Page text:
There can be little doubt that the grievor must be seen as responsible for a degree of negligence in failing to pay sufficient attention to the whereabouts and detraining of the two passengers on the one coach for which he was responsible. The issue, in my view, is the appropriate measure of discipline. In approaching that question I feel compelled to give some weight to the mitigating factors raised by the Union on behalf of the grievor, particularly as regards the reliability of certain parts of the facts related by the complaining passengers. Plainly they were not, as they stated, left one mile away from the train station. Given that unreliability in their account of events, the suggestion of the Unionís representative that they might, in fact, have been in a washroom when the grievor made his inspections of the coach is not altogether implausible. Certainly, there is no suggestion by the Company that Mr. Kenney in fact saw the ladies and deliberately left them aboard the train. Nor can it offer any direct evidence to sustain the suggestion of its representative that in fact Mr. Kenney did not inspect the car, as he claims he did. That suggestion is discounted, at least in part, by the statement of Conductor Philip Clement, to the effect that after the train had detrained its passengers at Cochrane he observed Mr. Kenney in the lead passenger coach, from his position in the dining car. At that point, he relates, he communicated with Mr. Kenney by radio and was told that the grievorís coach was empty as "he was done unloading." Mr. Clementís account places Mr. Kenney in the coach at a time when the two passengers claim they were plainly visible, fast asleep. There is, therefore, some reason to question their precise location at that time. On the whole, therefore, I am not persuaded that the grievorís negligence, as serious as it was, was as gross or extreme as the Company asserts.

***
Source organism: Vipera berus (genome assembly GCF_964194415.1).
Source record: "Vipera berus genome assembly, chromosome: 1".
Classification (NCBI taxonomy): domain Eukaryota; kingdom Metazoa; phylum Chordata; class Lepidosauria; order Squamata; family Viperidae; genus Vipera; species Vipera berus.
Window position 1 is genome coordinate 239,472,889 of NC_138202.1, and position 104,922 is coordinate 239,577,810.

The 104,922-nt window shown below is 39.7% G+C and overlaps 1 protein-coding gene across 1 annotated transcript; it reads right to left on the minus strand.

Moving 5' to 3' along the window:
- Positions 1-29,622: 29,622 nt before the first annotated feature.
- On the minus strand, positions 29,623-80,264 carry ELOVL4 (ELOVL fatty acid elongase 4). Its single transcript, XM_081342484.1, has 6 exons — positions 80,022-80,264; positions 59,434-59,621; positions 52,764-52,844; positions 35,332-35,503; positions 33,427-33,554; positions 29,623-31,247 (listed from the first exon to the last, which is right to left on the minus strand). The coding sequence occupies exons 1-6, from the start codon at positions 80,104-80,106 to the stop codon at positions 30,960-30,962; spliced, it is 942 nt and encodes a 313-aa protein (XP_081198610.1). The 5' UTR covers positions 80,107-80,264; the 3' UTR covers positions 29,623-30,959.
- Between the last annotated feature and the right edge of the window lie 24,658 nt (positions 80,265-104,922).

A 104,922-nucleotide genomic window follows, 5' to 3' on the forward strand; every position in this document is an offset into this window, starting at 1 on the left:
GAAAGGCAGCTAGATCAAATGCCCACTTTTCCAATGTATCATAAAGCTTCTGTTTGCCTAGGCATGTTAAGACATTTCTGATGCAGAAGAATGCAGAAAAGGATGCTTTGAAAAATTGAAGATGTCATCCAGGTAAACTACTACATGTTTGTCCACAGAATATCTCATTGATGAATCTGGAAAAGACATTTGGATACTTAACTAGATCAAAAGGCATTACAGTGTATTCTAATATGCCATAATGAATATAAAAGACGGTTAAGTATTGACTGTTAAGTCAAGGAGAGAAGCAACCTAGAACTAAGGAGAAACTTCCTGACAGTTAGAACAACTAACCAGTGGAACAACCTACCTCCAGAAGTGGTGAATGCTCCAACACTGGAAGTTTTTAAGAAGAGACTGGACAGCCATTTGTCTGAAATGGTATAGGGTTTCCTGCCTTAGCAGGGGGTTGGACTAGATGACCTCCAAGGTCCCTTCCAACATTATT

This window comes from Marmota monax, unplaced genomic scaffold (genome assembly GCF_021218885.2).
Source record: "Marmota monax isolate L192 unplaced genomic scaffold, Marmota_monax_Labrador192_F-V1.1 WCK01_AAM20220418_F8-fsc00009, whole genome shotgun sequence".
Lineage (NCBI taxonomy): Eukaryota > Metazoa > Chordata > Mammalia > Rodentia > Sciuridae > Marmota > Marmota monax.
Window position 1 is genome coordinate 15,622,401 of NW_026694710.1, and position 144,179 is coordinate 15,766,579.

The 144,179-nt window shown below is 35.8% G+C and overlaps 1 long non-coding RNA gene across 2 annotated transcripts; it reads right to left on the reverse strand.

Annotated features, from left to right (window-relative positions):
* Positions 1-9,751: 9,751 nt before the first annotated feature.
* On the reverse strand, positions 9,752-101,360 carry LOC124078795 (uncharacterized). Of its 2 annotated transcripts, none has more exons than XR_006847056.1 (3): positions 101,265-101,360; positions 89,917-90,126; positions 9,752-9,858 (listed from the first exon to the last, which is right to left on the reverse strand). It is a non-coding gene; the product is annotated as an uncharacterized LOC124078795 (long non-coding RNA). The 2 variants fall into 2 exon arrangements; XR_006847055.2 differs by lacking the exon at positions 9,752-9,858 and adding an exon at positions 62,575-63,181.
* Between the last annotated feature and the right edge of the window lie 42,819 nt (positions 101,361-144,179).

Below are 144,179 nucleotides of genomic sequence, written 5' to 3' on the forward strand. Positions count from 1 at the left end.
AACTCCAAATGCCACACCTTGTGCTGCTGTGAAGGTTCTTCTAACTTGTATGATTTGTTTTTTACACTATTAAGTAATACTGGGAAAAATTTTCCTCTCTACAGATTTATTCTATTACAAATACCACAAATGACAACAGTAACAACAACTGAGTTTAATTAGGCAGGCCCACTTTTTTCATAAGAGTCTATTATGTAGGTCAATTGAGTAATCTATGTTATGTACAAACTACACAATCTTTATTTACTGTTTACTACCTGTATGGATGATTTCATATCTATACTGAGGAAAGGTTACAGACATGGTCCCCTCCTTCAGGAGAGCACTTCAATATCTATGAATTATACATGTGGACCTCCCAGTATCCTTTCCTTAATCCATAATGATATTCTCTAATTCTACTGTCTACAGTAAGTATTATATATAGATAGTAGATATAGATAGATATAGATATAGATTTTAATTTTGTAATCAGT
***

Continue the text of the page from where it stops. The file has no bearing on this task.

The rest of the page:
In the result, the grievance is allowed, in part. Given the seriousness of the grievorís failure to maintain reasonable care as to the whereabouts and well being of all of the passengers on his coach, I am satisfied that a substantial measure of discipline, short of discharge, is appropriate. The Arbitrator therefore directs that the grievor be reinstated into his employment, without compensation or benefits, and without loss of seniority. His period out of service shall be substituted as a suspension for his failure to safeguard his passengers, with his disciplinary record to be restored to the level of thirty-five demerits.

December 16, 1996 (signed) MICHEL G. PICHER

ARBITRATOR